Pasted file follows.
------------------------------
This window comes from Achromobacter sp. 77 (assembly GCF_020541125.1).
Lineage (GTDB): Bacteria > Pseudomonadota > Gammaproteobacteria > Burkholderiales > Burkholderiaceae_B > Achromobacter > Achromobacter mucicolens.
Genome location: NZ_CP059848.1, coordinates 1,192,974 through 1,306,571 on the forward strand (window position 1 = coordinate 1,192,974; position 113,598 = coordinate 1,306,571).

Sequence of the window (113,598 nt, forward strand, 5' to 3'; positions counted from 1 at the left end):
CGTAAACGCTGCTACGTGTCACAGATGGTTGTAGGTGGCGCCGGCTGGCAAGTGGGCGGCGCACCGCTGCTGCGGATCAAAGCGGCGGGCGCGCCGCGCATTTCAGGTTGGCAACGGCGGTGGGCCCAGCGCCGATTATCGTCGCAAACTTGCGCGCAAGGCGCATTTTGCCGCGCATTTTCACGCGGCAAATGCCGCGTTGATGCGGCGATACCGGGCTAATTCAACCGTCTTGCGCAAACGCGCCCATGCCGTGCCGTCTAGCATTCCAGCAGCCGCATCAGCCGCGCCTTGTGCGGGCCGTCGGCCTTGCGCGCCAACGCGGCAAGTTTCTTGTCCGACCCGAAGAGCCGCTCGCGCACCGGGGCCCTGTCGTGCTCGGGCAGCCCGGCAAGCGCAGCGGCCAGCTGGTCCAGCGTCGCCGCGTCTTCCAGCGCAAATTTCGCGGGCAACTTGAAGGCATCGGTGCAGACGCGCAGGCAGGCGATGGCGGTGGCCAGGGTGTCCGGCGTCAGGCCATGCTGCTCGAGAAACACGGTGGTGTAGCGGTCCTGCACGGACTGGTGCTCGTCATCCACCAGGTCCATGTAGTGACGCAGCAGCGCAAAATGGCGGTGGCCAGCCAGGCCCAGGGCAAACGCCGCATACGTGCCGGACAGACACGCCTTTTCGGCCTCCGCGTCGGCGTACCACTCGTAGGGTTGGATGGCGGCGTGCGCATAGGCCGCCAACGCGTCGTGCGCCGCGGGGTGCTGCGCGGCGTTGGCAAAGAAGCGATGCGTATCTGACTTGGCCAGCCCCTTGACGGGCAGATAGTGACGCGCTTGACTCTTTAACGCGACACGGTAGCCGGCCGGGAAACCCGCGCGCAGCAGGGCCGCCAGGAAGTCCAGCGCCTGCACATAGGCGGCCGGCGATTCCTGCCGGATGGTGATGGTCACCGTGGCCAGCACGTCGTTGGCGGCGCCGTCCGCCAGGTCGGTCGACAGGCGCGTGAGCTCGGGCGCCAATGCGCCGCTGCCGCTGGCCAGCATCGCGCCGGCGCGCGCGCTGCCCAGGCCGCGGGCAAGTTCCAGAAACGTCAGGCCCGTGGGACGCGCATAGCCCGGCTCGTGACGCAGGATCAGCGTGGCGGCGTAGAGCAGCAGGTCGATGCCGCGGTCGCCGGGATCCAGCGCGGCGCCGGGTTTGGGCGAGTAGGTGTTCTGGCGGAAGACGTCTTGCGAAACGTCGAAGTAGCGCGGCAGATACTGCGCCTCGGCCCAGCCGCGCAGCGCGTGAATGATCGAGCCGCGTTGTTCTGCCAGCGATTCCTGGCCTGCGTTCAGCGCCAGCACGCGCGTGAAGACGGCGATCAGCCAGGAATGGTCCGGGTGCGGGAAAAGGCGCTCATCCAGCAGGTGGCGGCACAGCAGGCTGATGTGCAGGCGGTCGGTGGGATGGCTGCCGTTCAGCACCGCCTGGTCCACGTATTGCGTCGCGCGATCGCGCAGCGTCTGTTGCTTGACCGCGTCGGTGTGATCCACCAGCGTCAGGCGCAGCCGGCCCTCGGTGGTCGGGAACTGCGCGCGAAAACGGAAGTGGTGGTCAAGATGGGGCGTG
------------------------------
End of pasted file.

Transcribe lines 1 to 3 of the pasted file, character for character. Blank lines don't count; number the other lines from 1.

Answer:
This window comes from Achromobacter sp. 77 (assembly GCF_020541125.1).
Lineage (GTDB): Bacteria > Pseudomonadota > Gammaproteobacteria > Burkholderiales > Burkholderiaceae_B > Achromobacter > Achromobacter mucicolens.
Genome location: NZ_CP059848.1, coordinates 1,192,974 through 1,306,571 on the forward strand (window position 1 = coordinate 1,192,974; position 113,598 = coordinate 1,306,571).